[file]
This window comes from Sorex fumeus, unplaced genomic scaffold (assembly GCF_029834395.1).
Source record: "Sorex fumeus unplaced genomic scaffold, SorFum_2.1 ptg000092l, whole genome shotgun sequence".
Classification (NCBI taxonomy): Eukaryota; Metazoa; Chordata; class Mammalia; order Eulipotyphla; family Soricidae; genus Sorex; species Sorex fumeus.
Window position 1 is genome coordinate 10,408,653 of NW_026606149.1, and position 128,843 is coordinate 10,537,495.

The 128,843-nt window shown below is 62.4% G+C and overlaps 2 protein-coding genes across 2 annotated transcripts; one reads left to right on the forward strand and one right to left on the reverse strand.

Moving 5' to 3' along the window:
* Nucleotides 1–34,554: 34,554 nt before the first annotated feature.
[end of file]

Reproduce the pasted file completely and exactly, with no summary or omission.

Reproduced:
This window comes from Sorex fumeus, unplaced genomic scaffold (assembly GCF_029834395.1).
Source record: "Sorex fumeus unplaced genomic scaffold, SorFum_2.1 ptg000092l, whole genome shotgun sequence".
Classification (NCBI taxonomy): Eukaryota; Metazoa; Chordata; class Mammalia; order Eulipotyphla; family Soricidae; genus Sorex; species Sorex fumeus.
Window position 1 is genome coordinate 10,408,653 of NW_026606149.1, and position 128,843 is coordinate 10,537,495.

The 128,843-nt window shown below is 62.4% G+C and overlaps 2 protein-coding genes across 2 annotated transcripts; one reads left to right on the forward strand and one right to left on the reverse strand.

Moving 5' to 3' along the window:
* Nucleotides 1–34,554: 34,554 nt before the first annotated feature.